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A212180 Number of distinct second signatures (cf. A212172) represented among divisors of n. 6

%I

%S 1,1,1,2,1,1,1,3,2,1,1,2,1,1,1,4,1,2,1,2,1,1,1,3,2,1,3,2,1,1,1,5,1,1,

%T 1,3,1,1,1,3,1,1,1,2,2,1,1,4,2,2,1,2,1,3,1,3,1,1,1,2,1,1,2,6,1,1,1,2,

%U 1,1,1,5,1,1,2,2,1,1,1,4,4,1,1,2,1,1,1,3

%N Number of distinct second signatures (cf. A212172) represented among divisors of n.

%C Completely determined by the exponents >=2 in the prime factorization of n (cf. A212172, A212173).

%C The fraction of the divisors of n which have a given second signature {S} is also a function of n's second signature. For example, if n has second signature {3,2}, it follows that 1/3 of n's divisors are squarefree. Squarefree numbers are represented with 0s in A212172, in accord with the usual OEIS custom of using 0 for nonexistent elements; in comments, their second signature is represented as { }.

%H Antti Karttunen, <a href="/A212180/b212180.txt">Table of n, a(n) for n = 1..10000</a>

%H <a href="/index/Eu#epf">Index entries for sequences computed from exponents in factorization of n</a>

%e The divisors of 72 represent a total of 5 distinct second signatures (cf. A212172), as can be seen from the exponents >= 2, if any, in the canonical prime factorization of each divisor:

%e { }: 1, 2 (prime), 3 (prime), 6 (2*3)

%e {2}: 4 (2^2), 9 (3^2), 12 (2^2*3), 18 (2*3^2)

%e {3}: 8 (2^3), 24 (2^3*3)

%e {2,2}: 36 (2^2*3^2)

%e {3,2}: 72 (2^3*3^2)

%e Hence, a(72) = 5.

%t Array[Length@ Union@ Map[Sort@ Select[FactorInteger[#][[All, -1]], # >= 2 &] &, Divisors@ #] &, 88] (* _Michael De Vlieger_, Jul 19 2017 *)

%o (PARI)

%o A046523(n) = { my(f=vecsort(factor(n)[, 2], , 4), p); prod(i=1, #f, (p=nextprime(p+1))^f[i]); }; \\ This function from _Charles R Greathouse IV_, Aug 17 2011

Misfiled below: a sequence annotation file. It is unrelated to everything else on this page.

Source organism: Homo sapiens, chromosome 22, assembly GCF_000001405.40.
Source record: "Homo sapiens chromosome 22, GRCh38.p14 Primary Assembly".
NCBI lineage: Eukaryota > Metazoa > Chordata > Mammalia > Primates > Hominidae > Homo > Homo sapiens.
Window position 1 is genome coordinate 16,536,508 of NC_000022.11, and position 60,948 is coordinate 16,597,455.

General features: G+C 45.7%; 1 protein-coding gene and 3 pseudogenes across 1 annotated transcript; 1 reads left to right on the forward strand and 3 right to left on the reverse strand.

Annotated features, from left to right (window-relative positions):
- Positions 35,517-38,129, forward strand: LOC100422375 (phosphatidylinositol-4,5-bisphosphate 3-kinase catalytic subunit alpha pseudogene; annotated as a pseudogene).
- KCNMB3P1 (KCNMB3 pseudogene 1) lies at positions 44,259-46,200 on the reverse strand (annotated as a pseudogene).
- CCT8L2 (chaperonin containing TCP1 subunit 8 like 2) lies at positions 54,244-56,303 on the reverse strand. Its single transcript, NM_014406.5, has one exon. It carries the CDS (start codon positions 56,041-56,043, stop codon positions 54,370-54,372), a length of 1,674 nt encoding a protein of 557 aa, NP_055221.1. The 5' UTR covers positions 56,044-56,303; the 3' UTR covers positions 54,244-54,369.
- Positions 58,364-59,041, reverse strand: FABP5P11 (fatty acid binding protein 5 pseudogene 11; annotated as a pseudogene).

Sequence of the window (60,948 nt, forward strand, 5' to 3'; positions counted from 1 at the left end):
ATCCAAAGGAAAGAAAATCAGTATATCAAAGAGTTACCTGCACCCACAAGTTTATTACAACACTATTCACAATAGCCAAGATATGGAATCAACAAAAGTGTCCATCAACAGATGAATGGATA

%o A057521(n) = { my(f=factor(n)); prod(i=1, #f~, if(f[i, 2]>1, f[i, 1]^f[i, 2], 1)); } \\ This function from _Charles R Greathouse IV_, Aug 13 2013

%o A212173(n) = A046523(A057521(n));

%o A212180(n) = { my(vals = Set()); fordiv(n, d, vals = Set(concat(vals, A212173(d)))); length(vals); }; \\ _Antti Karttunen_, Jul 19 2017

%o (Python)

%o from sympy import factorint, divisors

%o from operator import mul

%o def P(n): return sorted(factorint(n).values())

%o def a046523(n):

%o x=1

%o while True:

%o if P(n)==P(x): return x

%o else: x+=1

%o def a057521(n): return 1 if n==1 else reduce(mul, [1 if e==1 else p**e for p, e in factorint(n).items()])

%o def a212173(n): return a046523(a057521(n))

%o def a(n):

%o l=[]

%o for d in divisors(n):

%o x=a212173(d)

%o if not x in l:l+=[x, ]

%o return len(l)

%o print map(a, xrange(1, 151)) # _Indranil Ghosh_, Jul 19 2017

%Y Cf. A212172, A085082, A088873, A181796, A182860, A212173, A212642, A212643, A212644.

%K nonn

%O 1,4

%A _Matthew Vandermast_, Jun 04 2012

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Last modified December 6 18:03 EST 2019. Contains 329809 sequences. (Running on oeis4.)